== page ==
After that project, I continued experimenting with form in film but I turned my attention inward and made an intimate, autobiographical essay documentary that questioned the politics of borders (both physical and imagined) between Europe and the Middle East. I wanted to reflect on a transnational gay love story at a moment when European mainstream media projected a limited and condescending vision of the Middle East as a source of conflicts and an “exporter” of refugees. The film, Here I am … Here you are, was screened in October 2017 at the San Francisco Arab Film Festival.
How have these experiences shaped your PhD so far?
When I started my project-based PhD program in the Film & Digital Media Department, I felt that I had an array of experiences and know-how to inspire my work. But I realized that I needed to put a lot of effort to become comfortable with theory. Navigating both artistic, creative filmmaking impulses and rigorous academic writing was a challenge. But I feel blessed that I have been well surrounded in the department and beyond by faculty and peers who are actively thinking of creative ways to produce academic knowledge. I particularly feel inspired by feminist approaches to critical thinking and non-linear, affective essayistic writing and production methods.
You’re a fourth-year PhD candidate, and you recently completed your qualifying exam. Can you tell us about your research? How do themes of queerness, space, and urban spatiality feature in your academic work?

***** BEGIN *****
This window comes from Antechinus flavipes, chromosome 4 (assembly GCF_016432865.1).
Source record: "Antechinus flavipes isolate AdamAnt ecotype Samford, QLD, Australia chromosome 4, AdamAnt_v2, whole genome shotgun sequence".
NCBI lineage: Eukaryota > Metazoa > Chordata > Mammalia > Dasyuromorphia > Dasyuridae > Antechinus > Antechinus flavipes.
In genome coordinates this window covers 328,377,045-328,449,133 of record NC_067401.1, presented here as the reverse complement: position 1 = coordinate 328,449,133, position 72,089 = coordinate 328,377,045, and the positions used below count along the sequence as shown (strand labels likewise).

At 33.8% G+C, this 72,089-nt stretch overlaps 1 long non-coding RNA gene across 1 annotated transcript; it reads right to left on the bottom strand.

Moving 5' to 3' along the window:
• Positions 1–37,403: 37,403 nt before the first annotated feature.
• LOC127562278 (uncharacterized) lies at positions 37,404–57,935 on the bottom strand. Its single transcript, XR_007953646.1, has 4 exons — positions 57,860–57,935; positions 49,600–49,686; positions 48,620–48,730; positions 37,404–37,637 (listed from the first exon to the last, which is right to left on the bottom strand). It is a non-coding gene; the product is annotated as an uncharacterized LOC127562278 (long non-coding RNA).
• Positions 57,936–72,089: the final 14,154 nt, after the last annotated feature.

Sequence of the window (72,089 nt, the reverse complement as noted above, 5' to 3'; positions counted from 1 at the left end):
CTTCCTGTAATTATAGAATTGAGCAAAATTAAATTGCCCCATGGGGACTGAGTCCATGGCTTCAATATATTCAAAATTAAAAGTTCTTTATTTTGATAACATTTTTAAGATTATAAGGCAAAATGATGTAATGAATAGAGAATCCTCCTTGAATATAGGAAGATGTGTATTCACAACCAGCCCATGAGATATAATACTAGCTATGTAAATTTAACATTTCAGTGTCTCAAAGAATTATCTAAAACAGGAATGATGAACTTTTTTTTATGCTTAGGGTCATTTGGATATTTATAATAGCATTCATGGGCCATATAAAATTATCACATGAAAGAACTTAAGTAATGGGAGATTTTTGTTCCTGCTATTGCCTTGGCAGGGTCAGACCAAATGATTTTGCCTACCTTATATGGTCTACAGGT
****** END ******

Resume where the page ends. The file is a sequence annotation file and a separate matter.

I feel that in the past ten years, Arab and Muslim artists and filmmakers have engaged, boldly and creatively, with questions surrounding queer subjectivity. Their works and practices feature multi-layered ways of representing sexuality by bringing to light taboo issues surrounding the body and deconstructing social and bio-political patriarchal systems of control and power. But they also call into question western and neo-liberal notions of queer subjectivity. Resisting narratives of queer identity as mainly a human rights issue linked to personal choice and self-discovery, I think that artists in the Arab region and beyond have produced counter-narratives that fold questions of sexuality into complex historical, political, social, economic and environmental frameworks. They have linked queer subjectivities and practices to issues like the Arab-Israeli conflict, post-colonial nationalism, western-backed dictatorships, Arab-spring uprisings, Islamophobia and the war on terrorism, for example. Many of these artists are also contributing to the formation of fascinating “queer imaginaries” by tapping into Islamic and pre-Islamic mythologies, as well as concepts from non-western philosophies and cultures.
My research looks at historical, archival, fictional, speculative, and utopian approaches and tendencies in the art and film works of some of these contemporary Arab and Muslim queer artists. I am particularly interested in how emerging queer imaginaries in the Arab region complicate contemporary notions of subjecthood within the nation-state but also with respect to the world.